Once you and your spouse are receiving Social Security benefits, upon the death of your spouse, you will continue to receive the larger of your benefit, or your spouse’s, but not both. This means if you have a longer life expectancy, and you are collecting a benefit based on your spouse’s earnings, if your spouse starts taking Social Security early, it will result in a significant reduction in your benefit too, and the reduction will last throughout your life expectancy.

A surviving spouse living in the same household is eligible to receive a one-time lump sum payment of $255 upon the death of their spouse.

When married couples choose to maximize the highest earning spouse’s benefit by having that person delay collecting until age 70, it acts as a powerful form of life insurance. In many cases it provides the equivalent of $50,000 – $250,000 of life insurance benefit.

Overall, married couples in particular, can make better Social Security choices by working together and making decisions that maximize their spousal and survivor benefits. Too many couples overlook this, and end up getting less income.

Understanding Social Security Spousal Benefits

SSA-image-3My Comments: these details were found at a site called WiserWomen.com . They are consistent with my thoughts about how to get the most from the Social Security system as you ask questions to find the optimal timing to apply and possibly suspend your benefits. If you want a personal analysis and comprehensive report, talk with me. Their comments follow this first paragraph.

Social Security is a vital source of retirement income for most women. For this reason, it is important to understand how the spousal benefit works and how it can impact the amount of Social Security income you receive. While this fact sheet is written for women, the information here is the same for men who may want to claim the spousal benefit based on their wife (or ex-wife’s) earning record.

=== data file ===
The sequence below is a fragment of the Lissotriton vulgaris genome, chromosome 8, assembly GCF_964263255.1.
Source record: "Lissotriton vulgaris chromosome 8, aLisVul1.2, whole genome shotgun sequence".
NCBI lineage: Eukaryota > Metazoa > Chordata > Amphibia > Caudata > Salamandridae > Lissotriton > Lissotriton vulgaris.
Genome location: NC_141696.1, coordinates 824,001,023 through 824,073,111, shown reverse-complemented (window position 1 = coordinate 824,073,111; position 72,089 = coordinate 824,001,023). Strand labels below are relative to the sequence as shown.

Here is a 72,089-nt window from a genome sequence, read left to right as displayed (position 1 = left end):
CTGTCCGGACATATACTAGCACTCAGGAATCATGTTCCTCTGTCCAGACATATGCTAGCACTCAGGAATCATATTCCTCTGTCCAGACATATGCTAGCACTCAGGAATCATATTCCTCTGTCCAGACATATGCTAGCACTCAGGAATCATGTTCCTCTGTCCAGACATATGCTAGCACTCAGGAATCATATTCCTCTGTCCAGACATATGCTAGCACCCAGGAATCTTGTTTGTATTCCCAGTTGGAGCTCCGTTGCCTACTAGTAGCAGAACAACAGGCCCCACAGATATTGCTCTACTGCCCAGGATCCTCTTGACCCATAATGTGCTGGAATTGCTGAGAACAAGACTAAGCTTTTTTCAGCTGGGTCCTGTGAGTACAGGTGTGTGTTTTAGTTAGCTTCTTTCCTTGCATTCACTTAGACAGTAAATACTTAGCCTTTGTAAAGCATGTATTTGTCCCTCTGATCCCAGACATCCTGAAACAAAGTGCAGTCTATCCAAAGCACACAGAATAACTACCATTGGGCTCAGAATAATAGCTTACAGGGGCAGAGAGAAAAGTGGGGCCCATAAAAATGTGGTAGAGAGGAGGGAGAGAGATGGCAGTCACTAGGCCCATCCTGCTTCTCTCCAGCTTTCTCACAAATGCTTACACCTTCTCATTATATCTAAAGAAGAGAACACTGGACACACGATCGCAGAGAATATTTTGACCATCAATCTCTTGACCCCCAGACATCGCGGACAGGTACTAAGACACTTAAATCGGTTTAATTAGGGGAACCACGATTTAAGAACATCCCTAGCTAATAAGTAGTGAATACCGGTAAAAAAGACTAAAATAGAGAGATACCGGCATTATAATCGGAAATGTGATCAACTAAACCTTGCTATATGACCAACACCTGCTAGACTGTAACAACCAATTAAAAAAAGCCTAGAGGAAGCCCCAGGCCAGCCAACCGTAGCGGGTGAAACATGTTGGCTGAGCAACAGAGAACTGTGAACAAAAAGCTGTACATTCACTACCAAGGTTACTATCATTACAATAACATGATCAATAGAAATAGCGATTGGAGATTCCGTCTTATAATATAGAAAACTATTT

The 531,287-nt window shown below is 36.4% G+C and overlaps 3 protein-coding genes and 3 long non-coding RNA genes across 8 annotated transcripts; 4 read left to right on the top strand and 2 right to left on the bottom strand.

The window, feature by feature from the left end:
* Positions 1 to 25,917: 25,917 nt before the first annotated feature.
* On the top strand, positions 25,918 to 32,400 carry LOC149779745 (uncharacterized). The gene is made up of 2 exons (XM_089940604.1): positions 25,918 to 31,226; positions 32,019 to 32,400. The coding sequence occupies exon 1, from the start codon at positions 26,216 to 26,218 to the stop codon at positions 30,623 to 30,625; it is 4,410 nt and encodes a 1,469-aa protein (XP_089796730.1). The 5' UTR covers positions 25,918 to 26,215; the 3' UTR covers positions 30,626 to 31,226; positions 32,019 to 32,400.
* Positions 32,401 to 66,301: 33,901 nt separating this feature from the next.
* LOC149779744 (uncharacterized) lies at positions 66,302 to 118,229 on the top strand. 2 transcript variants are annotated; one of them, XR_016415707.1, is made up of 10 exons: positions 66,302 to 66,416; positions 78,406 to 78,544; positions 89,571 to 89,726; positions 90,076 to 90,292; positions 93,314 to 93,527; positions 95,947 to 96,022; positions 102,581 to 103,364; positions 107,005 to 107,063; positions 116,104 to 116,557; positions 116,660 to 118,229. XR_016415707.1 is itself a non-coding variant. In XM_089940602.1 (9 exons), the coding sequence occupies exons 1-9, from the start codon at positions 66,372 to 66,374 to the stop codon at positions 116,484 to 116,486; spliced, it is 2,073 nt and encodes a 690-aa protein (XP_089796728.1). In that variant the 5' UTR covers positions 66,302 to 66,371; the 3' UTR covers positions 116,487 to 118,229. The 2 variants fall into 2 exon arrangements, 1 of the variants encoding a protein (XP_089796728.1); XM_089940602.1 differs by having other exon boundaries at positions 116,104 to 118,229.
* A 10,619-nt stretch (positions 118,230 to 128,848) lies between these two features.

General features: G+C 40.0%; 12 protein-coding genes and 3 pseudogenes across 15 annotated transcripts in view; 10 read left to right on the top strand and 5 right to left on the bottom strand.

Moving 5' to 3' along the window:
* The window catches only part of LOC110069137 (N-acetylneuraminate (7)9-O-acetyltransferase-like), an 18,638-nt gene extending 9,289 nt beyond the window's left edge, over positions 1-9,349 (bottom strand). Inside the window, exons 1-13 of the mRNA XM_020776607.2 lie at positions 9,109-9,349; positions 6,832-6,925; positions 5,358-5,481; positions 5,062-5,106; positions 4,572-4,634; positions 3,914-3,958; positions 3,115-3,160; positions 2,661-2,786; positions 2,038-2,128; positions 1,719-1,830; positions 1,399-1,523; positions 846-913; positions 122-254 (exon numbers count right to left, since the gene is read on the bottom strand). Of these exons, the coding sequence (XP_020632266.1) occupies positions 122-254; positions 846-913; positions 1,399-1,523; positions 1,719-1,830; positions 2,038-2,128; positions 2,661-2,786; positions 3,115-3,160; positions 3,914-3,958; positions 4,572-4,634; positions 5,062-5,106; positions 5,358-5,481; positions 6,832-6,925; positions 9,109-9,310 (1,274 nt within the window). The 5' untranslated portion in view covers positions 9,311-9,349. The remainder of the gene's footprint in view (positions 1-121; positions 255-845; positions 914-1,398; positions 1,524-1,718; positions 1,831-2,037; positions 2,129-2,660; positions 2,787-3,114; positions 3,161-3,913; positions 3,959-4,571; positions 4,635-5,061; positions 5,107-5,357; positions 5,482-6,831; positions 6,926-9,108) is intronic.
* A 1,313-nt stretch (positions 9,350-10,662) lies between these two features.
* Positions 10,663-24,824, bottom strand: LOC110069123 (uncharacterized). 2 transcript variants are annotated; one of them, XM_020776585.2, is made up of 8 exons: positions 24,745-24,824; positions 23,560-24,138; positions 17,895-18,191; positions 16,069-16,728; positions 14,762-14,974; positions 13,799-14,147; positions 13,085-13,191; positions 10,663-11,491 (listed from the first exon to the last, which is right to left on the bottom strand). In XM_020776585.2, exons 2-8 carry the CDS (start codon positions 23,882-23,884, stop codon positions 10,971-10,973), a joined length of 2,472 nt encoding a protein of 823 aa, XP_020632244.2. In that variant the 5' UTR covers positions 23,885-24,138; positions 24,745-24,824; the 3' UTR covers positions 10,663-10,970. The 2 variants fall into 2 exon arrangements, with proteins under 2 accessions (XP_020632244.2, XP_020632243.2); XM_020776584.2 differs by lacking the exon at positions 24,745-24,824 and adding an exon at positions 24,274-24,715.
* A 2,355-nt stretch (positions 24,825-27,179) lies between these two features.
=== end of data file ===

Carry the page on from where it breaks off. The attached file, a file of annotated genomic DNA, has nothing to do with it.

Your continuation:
As a spouse, you can claim a Social Security benefit based on your own earnings record, or collect a spousal benefit in the amount of 50% of your husband’s Social Security benefit, but not both. You are automatically entitled to receive whichever benefit provides you the higher monthly amount. In order to qualify for Social Security spousal benefits, you must be at least 62 years old and your husband must also be collecting his own benefits. If your husband is of full retirement age and is not yet collecting benefits, he can apply for retirement benefits and then request to have the benefits suspended and receive delayed retirement credits until age 70. Once he has applied for and suspended his benefits, you would then be able to apply for spousal benefits. Additionally, if you are the higher earner, your husband can apply to collect spousal benefits based on your work record. It is important to note that claiming a spousal benefit does not impact the benefit amount received by the worker whose earning record is being used.

Taking Benefits Early

A full spousal benefit is worth 50% of the non-claiming spouse’s retirement benefit at their full retirement age (known as the “primary insurance amount”, or PIA). It does not matter when the non-claiming spouse actually filed for their own retirement benefit. Therefore, even if your current or former spouse is receiving a reduced benefit as a result of early claiming, your spousal benefit will not be affected. What CAN impact your spousal benefit, however, is if YOU claim the benefit before your own full retirement age. For example, if your full retirement age were 66, then the following reductions to benefits would apply:
• At age 65, you would receive 45.8% of your spouse’s benefit.
• At age 64, you would receive 41.7% of your spouse’s benefit.
• At age 63, you would receive 37.5% of your spouse’s benefit.
• At age 62, you would receive 35% of your spouse’s benefit.
It is also worth noting that unlike delaying your own worker benefit, there is no credit for delaying a spousal benefit beyond full retirement age.